This 30 October 2018 video from the USA says about itself:
Where’s Brazil headed under its new leader Jair Bolsonaro?
‘Pinochet should have killed more people’. That’s just one of the many outrageous statements made by Brazil’s new president. After a divisive campaign, filled with corruption allegations and even a stabbing, Jair Bolsonaro stood victorious.
He’s the first non-centrist or leftist leader since the end of Brazil’s military dictatorship more than three decades ago. So how will he shape the country?
Guests: Julio Morais – Founder of the NGO, the Public Administration Institute Myriam Marques – Co-founder of Defend Democracy in Brazil Elcior Santana – Senior associate at the Centre for Strategic Studies
Translated from Dutch NOS TV today:
Far-right Brazilian President Bolsonaro, darling of the market
The new, far-right president of Brazil is notorious for his controversial statements about LGBTQ people, the military dictatorship and the death penalty. Yet many economists and investors are enthusiastic about Jair Bolsonaro, who promises to liberalize the Brazilian economy. …
Like his mentor, Guedes is a champion of [neo]liberalism and free-market capitalism. …
“The most important promise of the government is a pension reform, which makes investors very happy, but such a reform is politically very complicated,” explains the economist. …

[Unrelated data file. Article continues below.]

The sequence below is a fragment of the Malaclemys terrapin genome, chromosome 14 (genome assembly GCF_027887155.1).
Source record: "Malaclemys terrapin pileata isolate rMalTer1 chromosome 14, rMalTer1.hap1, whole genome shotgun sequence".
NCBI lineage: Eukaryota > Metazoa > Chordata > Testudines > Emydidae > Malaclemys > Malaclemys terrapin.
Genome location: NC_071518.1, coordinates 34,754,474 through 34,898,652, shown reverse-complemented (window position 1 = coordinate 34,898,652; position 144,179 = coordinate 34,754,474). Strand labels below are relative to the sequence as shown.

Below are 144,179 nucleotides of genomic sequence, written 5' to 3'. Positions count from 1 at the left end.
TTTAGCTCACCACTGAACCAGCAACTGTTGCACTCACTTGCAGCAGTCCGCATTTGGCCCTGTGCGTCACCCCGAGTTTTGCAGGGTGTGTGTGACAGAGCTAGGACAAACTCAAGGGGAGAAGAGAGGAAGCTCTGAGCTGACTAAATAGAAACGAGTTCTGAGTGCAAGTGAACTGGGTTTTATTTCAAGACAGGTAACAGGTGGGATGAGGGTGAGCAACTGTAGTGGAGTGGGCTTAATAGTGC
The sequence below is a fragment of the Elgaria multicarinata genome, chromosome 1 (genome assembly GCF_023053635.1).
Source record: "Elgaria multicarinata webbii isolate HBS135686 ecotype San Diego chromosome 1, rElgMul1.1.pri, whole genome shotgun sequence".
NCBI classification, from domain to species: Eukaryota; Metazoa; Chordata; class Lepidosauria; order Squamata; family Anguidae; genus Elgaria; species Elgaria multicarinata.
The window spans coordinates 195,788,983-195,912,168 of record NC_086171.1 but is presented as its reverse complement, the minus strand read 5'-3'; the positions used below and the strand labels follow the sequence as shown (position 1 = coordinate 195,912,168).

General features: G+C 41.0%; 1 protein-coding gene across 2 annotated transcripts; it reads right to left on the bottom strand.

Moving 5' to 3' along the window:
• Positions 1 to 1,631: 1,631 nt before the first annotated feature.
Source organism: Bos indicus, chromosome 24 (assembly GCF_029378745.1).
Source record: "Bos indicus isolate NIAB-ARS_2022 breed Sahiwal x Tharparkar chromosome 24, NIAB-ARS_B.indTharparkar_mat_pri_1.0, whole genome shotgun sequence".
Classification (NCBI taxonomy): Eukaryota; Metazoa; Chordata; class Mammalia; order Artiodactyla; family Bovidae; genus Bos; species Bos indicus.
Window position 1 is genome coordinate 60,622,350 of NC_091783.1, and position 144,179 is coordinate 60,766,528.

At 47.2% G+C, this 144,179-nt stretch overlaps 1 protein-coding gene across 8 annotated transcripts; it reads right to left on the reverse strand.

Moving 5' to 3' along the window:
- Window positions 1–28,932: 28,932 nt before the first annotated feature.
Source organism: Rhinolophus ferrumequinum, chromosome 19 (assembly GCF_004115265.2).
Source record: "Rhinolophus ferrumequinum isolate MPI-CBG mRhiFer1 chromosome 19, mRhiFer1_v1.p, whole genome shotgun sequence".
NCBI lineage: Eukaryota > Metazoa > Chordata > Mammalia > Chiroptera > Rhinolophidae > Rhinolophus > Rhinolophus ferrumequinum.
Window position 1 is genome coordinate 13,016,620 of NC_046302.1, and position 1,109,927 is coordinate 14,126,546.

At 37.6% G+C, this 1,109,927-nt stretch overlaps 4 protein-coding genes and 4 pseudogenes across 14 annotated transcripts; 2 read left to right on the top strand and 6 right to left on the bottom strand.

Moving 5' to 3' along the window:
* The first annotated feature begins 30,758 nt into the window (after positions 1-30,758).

There has been a long-standing proposal to reform the pension system, but so far it has not been possible to pilot this reform through Congress.
The question is whether Bolsonaro will succeed where his predecessor, Michel Temer, failed. In the nearly three decades that Bolsonaro was in the House of Representatives, he did not manage to get any bills worthy of approval approved.
Moreover, the government of former military officer Bolsonaro is heavily leaning on the army. Brazilian military personnel have very favourable pension conditions and it does not appear that the former generals in the cabinet are keen on giving up those privileges.
Maybe Bolsonaro will try to keep pensions for ex-generals high; while ‘reforming’ pensions for ex-privates and civilians downwards to starvation level.